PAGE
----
CATS mechanic says “I wouldn’t put my family on one of the buses.”

CATS mechanic says “I wouldn’t put my family on one of the buses.”

CHARLOTTE, NC (WBTV) – During the worst stretch of Charlotte’s ‘ghost bus’ dilemma, when riders were waiting for buses that never arrived, CATS CEO John Lewis claimed the biggest challenge to overcoming the problem was operator absences.

At a council committee meeting on July 11th, Lewis showed graphs and powerpoint slides focusing on the amount of operator absences and the reason for CATS’ spotty service.

“In summary, that is the problem that we’ve been facing for the last several months,” Lewis said.

But internal records obtained by WBTV through sources, and months of videos and pictures, point to another part of the problem: broken buses.

CATS operators and drivers tell WBTV that the amount of broken buses is so great they often have to wait for a working bus to finish its route before they can

CATS operators and drivers tell WBTV that the amount of broken buses is so great they often have to wait for a working bus to finish its route before they can start theirs.

“Rows of buses full, with broken down buses. I’d say about 100 buses,” former CATS bus mechanic Louis Rugieri told WBTV.

Rugieri worked on fixing CATS buses for nine years until he left in July. He wasn’t employed by the city but instead, he worked for a private company called RATP Dev and its subsidiary Transit Management of Charlotte (TMOC) that was hired by the city to operate the bus system.

“The management company ran it to the ground,” Rugieri said.

Over the last few months, CATS bus operators started sending WBTV videos and pictures of buses breaking down and leaking fluid while they were picking up passengers.

After a recent union meeting, more than 20 CATS operators, also employees of TMOC, spoke with WBTV about the broken buses impeding their job. They said mechanical issues ruining their route was a common occurrence.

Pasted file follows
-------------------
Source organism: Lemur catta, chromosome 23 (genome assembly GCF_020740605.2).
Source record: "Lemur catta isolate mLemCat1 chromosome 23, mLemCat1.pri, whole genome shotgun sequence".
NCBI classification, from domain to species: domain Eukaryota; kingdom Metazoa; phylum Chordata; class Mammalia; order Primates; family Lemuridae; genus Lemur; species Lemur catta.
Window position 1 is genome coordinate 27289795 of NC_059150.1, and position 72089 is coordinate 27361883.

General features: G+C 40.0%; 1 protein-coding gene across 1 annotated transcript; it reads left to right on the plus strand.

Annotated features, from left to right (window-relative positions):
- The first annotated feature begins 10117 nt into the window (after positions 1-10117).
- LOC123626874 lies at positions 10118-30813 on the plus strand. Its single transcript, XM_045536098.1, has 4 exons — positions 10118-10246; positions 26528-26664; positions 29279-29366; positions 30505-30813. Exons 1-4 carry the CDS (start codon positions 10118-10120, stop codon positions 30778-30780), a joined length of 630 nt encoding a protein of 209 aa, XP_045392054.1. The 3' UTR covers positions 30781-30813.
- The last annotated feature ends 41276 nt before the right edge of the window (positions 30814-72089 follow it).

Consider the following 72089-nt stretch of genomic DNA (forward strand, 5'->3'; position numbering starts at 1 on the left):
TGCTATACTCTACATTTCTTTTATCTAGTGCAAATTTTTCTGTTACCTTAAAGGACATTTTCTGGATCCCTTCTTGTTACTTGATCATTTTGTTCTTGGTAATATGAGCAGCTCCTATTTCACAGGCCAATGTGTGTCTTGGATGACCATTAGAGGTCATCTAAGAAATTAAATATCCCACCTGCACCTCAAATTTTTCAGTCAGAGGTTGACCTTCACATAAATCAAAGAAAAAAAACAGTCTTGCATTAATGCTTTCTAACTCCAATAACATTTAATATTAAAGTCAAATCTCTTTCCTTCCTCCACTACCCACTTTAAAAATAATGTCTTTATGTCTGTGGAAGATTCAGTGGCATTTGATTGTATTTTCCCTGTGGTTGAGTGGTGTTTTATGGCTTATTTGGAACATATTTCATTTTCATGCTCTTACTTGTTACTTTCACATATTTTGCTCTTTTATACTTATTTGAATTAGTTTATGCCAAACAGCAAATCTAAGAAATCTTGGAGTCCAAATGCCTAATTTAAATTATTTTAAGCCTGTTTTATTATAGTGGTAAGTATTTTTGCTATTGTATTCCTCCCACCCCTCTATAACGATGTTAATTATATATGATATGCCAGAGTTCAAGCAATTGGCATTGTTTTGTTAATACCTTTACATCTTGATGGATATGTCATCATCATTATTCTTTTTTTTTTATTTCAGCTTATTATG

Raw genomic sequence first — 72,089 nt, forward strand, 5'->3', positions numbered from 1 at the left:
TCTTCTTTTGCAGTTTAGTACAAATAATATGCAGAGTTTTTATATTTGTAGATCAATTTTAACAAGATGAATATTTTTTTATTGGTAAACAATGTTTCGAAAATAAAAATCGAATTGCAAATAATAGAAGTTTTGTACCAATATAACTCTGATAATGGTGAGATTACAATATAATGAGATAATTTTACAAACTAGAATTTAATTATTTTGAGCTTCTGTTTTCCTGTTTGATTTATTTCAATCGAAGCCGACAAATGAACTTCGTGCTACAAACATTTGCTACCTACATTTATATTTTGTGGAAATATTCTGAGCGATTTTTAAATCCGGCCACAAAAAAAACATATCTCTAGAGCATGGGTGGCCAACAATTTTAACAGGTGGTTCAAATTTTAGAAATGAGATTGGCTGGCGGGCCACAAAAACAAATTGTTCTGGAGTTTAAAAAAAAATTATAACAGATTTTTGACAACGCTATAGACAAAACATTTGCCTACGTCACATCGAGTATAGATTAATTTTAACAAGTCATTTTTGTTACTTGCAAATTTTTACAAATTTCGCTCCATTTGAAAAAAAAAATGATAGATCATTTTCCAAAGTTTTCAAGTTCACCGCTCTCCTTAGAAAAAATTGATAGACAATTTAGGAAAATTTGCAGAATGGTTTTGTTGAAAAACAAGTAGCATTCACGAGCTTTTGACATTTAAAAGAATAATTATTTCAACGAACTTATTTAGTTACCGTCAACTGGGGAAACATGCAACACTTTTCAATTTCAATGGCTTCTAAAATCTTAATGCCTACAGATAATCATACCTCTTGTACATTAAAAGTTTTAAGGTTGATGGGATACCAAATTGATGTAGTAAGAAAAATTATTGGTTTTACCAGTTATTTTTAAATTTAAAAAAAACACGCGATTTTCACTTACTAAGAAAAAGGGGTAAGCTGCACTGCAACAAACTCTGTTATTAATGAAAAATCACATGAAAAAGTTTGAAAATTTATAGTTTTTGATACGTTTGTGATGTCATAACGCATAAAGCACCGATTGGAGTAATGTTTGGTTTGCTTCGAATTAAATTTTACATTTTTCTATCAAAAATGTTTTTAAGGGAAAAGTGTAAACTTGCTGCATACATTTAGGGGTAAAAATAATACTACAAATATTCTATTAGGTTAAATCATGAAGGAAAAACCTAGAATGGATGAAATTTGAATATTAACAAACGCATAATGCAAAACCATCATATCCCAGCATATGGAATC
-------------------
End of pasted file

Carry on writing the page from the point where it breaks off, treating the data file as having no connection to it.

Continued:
“Just this week I was broken down at Carolina Place mall,” one operator told WBTV.

WBTV obtained a copy of out-of-service reports for one day in July for the CATS garages on Tryon and North Davidson. It shows 106 buses out of the rotation for one day. The most recent public record WBTV could find numbering CATS fleet showed 314 buses. That means roughly 33 percent of the CATS fleet is out of service.

“You don’t have enough equipment for us to drive,” an operator told WBTV.

Every operator WBTV interviewed claimed to have waited for a working bus at some point, delaying their route.

“I had to wait almost five or six hours,” another operator said.

“If you don’t have the buses and the operators don’t have a bus to take out, then you can’t be on schedule,” an operator said.

“So folks just assume that the driver is not here, but they don’t have the equipment yet.”

Rugieri backed up the operator claims and so did other sources who previously worked in the bus operations division.

“Bus drivers just sit there waiting for a bus to come in and we’d fill it up and turn it back around and get it back outside on the road,” Rugieri said.

But, a lot of times, Rugieri said, he couldn’t fix the bus because he didn’t have the parts. The out-of-service logs WBTV obtained show more than 80 percent of the broken buses remain out of service because the maintenance division is waiting for parts to repair the buses.